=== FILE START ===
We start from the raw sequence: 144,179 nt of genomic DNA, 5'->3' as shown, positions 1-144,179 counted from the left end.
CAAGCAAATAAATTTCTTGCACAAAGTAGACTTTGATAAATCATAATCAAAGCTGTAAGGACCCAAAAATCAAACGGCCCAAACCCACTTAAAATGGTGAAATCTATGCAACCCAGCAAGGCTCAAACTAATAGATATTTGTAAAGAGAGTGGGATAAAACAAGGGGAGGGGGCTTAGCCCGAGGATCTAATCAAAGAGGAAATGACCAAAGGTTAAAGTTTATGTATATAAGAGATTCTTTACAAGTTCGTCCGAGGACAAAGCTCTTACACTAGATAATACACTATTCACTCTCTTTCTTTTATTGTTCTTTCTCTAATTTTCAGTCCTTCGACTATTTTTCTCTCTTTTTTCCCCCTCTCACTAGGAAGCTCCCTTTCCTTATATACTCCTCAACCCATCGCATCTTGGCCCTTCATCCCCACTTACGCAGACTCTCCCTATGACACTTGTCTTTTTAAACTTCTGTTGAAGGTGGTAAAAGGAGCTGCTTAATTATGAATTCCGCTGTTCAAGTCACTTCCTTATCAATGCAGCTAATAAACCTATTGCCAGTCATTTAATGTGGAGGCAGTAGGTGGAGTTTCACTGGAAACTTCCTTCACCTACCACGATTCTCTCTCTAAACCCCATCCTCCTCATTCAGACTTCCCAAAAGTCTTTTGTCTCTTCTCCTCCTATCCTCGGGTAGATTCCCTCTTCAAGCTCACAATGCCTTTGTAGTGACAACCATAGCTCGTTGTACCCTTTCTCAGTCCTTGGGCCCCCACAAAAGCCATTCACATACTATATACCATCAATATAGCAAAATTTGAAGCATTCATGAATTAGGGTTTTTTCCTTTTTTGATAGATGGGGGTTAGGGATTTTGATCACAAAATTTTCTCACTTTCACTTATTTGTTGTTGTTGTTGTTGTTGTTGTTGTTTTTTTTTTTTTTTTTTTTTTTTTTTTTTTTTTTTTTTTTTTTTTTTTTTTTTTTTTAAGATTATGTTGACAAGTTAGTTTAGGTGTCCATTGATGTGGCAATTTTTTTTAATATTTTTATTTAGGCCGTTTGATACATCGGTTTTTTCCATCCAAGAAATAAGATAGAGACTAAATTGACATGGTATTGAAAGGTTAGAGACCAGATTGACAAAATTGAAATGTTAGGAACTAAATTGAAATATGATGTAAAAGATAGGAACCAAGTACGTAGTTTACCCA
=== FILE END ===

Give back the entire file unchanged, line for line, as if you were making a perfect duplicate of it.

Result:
We start from the raw sequence: 144,179 nt of genomic DNA, 5'->3' as shown, positions 1-144,179 counted from the left end.
CAAGCAAATAAATTTCTTGCACAAAGTAGACTTTGATAAATCATAATCAAAGCTGTAAGGACCCAAAAATCAAACGGCCCAAACCCACTTAAAATGGTGAAATCTATGCAACCCAGCAAGGCTCAAACTAATAGATATTTGTAAAGAGAGTGGGATAAAACAAGGGGAGGGGGCTTAGCCCGAGGATCTAATCAAAGAGGAAATGACCAAAGGTTAAAGTTTATGTATATAAGAGATTCTTTACAAGTTCGTCCGAGGACAAAGCTCTTACACTAGATAATACACTATTCACTCTCTTTCTTTTATTGTTCTTTCTCTAATTTTCAGTCCTTCGACTATTTTTCTCTCTTTTTTCCCCCTCTCACTAGGAAGCTCCCTTTCCTTATATACTCCTCAACCCATCGCATCTTGGCCCTTCATCCCCACTTACGCAGACTCTCCCTATGACACTTGTCTTTTTAAACTTCTGTTGAAGGTGGTAAAAGGAGCTGCTTAATTATGAATTCCGCTGTTCAAGTCACTTCCTTATCAATGCAGCTAATAAACCTATTGCCAGTCATTTAATGTGGAGGCAGTAGGTGGAGTTTCACTGGAAACTTCCTTCACCTACCACGATTCTCTCTCTAAACCCCATCCTCCTCATTCAGACTTCCCAAAAGTCTTTTGTCTCTTCTCCTCCTATCCTCGGGTAGATTCCCTCTTCAAGCTCACAATGCCTTTGTAGTGACAACCATAGCTCGTTGTACCCTTTCTCAGTCCTTGGGCCCCCACAAAAGCCATTCACATACTATATACCATCAATATAGCAAAATTTGAAGCATTCATGAATTAGGGTTTTTTCCTTTTTTGATAGATGGGGGTTAGGGATTTTGATCACAAAATTTTCTCACTTTCACTTATTTGTTGTTGTTGTTGTTGTTGTTGTTGTTTTTTTTTTTTTTTTTTTTTTTTTTTTTTTTTTTTTTTTTTTTTTTTTTTTTTTTTTAAGATTATGTTGACAAGTTAGTTTAGGTGTCCATTGATGTGGCAATTTTTTTTAATATTTTTATTTAGGCCGTTTGATACATCGGTTTTTTCCATCCAAGAAATAAGATAGAGACTAAATTGACATGGTATTGAAAGGTTAGAGACCAGATTGACAAAATTGAAATGTTAGGAACTAAATTGAAATATGATGTAAAAGATAGGAACCAAGTACGTAGTTTACCCA